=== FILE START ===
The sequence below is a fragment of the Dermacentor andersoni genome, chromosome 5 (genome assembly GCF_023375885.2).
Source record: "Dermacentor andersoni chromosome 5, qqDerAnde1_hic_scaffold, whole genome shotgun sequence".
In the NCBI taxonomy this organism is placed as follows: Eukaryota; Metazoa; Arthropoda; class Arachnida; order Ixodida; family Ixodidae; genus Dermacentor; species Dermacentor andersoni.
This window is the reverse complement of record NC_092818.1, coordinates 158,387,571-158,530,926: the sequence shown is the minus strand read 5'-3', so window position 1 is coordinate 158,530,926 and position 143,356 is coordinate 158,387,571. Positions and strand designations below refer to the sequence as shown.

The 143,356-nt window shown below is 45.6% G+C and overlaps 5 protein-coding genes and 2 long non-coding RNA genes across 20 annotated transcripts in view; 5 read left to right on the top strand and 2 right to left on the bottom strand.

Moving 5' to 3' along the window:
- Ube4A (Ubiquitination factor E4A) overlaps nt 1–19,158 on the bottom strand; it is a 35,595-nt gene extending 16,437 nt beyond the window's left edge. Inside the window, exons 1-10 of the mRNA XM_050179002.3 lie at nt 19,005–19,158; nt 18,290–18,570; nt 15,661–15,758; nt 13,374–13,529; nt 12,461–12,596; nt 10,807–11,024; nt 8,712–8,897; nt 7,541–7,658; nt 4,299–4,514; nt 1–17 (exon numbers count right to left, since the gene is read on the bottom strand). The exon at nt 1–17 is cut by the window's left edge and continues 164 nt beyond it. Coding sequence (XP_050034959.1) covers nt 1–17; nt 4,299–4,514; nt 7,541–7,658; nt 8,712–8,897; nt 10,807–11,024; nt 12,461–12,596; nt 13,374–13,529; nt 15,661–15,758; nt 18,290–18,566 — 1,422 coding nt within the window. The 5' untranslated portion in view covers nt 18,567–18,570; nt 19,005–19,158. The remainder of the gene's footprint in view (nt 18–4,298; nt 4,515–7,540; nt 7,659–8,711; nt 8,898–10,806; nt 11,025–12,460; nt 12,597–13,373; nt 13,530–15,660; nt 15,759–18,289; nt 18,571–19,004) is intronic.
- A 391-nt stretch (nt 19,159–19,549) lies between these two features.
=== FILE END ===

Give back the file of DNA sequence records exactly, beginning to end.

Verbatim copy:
The sequence below is a fragment of the Dermacentor andersoni genome, chromosome 5 (genome assembly GCF_023375885.2).
Source record: "Dermacentor andersoni chromosome 5, qqDerAnde1_hic_scaffold, whole genome shotgun sequence".
In the NCBI taxonomy this organism is placed as follows: Eukaryota; Metazoa; Arthropoda; class Arachnida; order Ixodida; family Ixodidae; genus Dermacentor; species Dermacentor andersoni.
This window is the reverse complement of record NC_092818.1, coordinates 158,387,571-158,530,926: the sequence shown is the minus strand read 5'-3', so window position 1 is coordinate 158,530,926 and position 143,356 is coordinate 158,387,571. Positions and strand designations below refer to the sequence as shown.

The 143,356-nt window shown below is 45.6% G+C and overlaps 5 protein-coding genes and 2 long non-coding RNA genes across 20 annotated transcripts in view; 5 read left to right on the top strand and 2 right to left on the bottom strand.

Moving 5' to 3' along the window:
- Ube4A (Ubiquitination factor E4A) overlaps nt 1–19,158 on the bottom strand; it is a 35,595-nt gene extending 16,437 nt beyond the window's left edge. Inside the window, exons 1-10 of the mRNA XM_050179002.3 lie at nt 19,005–19,158; nt 18,290–18,570; nt 15,661–15,758; nt 13,374–13,529; nt 12,461–12,596; nt 10,807–11,024; nt 8,712–8,897; nt 7,541–7,658; nt 4,299–4,514; nt 1–17 (exon numbers count right to left, since the gene is read on the bottom strand). The exon at nt 1–17 is cut by the window's left edge and continues 164 nt beyond it. Coding sequence (XP_050034959.1) covers nt 1–17; nt 4,299–4,514; nt 7,541–7,658; nt 8,712–8,897; nt 10,807–11,024; nt 12,461–12,596; nt 13,374–13,529; nt 15,661–15,758; nt 18,290–18,566 — 1,422 coding nt within the window. The 5' untranslated portion in view covers nt 18,567–18,570; nt 19,005–19,158. The remainder of the gene's footprint in view (nt 18–4,298; nt 4,515–7,540; nt 7,659–8,711; nt 8,898–10,806; nt 11,025–12,460; nt 12,597–13,373; nt 13,530–15,660; nt 15,759–18,289; nt 18,571–19,004) is intronic.
- A 391-nt stretch (nt 19,159–19,549) lies between these two features.